Proverbs 11:24-28 says, “Some give freely, yet grow all the richer; others withhold what is due, and only suffer want. A generous person will be enriched, and one who gives water will get water. The people curse those who hold back grain, but a blessing is on the head of those who sell it. Whoever diligently seeks good seeks favor, but evil comes to the one who searches for it. Those who trust in their riches will wither, but the righteous will flourish like green leaves.”

If we live our lives to give to others, will it be considered weird? Yep. Will it be difficult? Probably. Will it be fulfilling? Without a doubt. Alleluia. Amen.

 

“Light and Salvation”; Psalm 27; February 21, 2016, FPC Holt

“Light and Salvation”
Psalm 27
February 21, 2016, First Presbyterian Church of Holt

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2016 2 21 SLIDE 1 - FPC Holt SanctuarySanctuary, it’s a word that sometimes is functional, the way we point to the room we are sitting in right at this very moment; sometimes historical, as the word was used to identify a place of refuge in which people could have protection; sometimes referring to spaces that enable us to feel a sense of peace and connection with God; and sometimes this sense of sanctuary comes not from the feeling of the space itself, but rather the particular intention of the people gathered together in that time and place.

Throughout history, religious people of all beliefs have gone to great lengths to experience this sense sanctuary, an experience of God’s presence. Like the Psalmist, there is an intrinsic desire in us to “live in the house of the Lord all the days of [our] lives.” Some seeking this experience using their life savings to travel thousands of miles on pilgrimages to places that their tradition have identified as holy,  from the Western Wall in Jerusalem to Stonehenge in England, St. Peter’s Basilica in Rome to Mecca in Saudi Arabia. There are also personal pilgrimage destinations, where others you’ve known have experienced God at work in their lives:  perhaps the church in which your grandparents were married, the place your church family goes on mission trips, or the camp that your youth group has gone to year after year. There is something in these places that draws us near, beyond what the place itself could offer us, a sense to experience what others have before us, that is, sanctuary.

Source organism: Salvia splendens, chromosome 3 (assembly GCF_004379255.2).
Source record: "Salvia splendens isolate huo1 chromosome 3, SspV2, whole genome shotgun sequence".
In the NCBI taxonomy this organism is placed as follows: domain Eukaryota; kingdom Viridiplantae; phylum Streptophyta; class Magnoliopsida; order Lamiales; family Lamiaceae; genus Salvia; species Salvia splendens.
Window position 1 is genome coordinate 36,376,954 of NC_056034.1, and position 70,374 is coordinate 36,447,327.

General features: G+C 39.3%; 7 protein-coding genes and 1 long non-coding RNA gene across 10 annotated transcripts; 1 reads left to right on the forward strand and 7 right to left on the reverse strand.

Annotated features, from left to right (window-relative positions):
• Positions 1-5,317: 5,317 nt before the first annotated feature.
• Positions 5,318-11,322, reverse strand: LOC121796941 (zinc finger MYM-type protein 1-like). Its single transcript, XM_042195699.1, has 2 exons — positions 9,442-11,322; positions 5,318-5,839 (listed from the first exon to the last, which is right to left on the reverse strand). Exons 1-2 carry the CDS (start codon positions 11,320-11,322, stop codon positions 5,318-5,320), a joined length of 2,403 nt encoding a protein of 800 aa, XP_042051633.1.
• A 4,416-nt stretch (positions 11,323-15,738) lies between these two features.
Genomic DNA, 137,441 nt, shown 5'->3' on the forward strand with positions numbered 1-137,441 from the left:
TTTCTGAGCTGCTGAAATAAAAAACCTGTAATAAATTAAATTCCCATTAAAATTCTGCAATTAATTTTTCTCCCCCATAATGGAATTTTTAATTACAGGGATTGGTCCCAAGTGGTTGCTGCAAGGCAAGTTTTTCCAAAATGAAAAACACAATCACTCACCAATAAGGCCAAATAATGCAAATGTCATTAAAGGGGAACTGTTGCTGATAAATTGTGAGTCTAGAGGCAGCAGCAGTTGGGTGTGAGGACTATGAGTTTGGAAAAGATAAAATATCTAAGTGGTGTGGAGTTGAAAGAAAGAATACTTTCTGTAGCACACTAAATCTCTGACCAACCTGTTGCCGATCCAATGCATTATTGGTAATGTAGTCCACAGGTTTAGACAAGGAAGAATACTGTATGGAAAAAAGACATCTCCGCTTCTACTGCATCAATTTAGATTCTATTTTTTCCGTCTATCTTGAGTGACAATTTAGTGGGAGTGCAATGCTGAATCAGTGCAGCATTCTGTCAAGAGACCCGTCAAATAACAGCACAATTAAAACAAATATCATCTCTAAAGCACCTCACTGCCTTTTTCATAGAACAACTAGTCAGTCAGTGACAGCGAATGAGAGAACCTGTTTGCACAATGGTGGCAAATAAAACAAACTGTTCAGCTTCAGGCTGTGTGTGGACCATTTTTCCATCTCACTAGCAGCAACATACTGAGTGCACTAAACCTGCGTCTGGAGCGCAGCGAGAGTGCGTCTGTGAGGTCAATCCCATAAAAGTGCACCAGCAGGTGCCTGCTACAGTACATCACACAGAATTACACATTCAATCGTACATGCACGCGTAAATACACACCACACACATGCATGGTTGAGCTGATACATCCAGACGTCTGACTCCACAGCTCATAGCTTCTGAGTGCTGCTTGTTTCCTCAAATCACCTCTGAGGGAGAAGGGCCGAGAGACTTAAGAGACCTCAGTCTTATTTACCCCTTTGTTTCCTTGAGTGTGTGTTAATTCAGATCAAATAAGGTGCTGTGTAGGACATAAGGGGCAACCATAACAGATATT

2016 2 21 SLIDE 12 - Church SignFor many of us, this church is one of those places, a place where we have experienced the presence of God, sensed God’s light and been awashed with God’s salvation, where we have engaged in worshipping God, and where we have sensed God at work in others.  If you have been around here for a while, and I know some have 50 years on some of the rest of us, this space is more than just this space in this moment, it is also where you and your children were baptized, the place you held Christmas Eve candles alongside your family and church family, where you married your beloved, where you were anointed with oil and ash year after year, and the place where you mourned and celebrated the life of loved ones. Some of you even helped to build this very building, deciding what sanctuary would look like to all of us these many years later. But this space is so much more than this roof and these walls, it’s a summation of the experiences had here, and the enduring sense of God’s presence in the midst of it all.

2016 2 21 SLIDE 17 - GalaIn “The Power of Place,” historian Thomas Bender writes, “What is significant about sacred places turns out not to be the places themselves. Their power lies within their role in marshaling our inner resources and binding us to our beliefs.”

2016 2 21 SLIDE 19 - Holy SpiritIn other words, this sense of sanctuary comes not from without but within, the sense invoked in us, the hope stirred, the wholeness felt. For us, the strongest of these  “inner resources” is the work of the Holy Spirit, transforming the places in this world that from an objective perspective might seem ordinary into the extraordinary, opening our hearts and mind to God’s presence in and among us wherever we may be.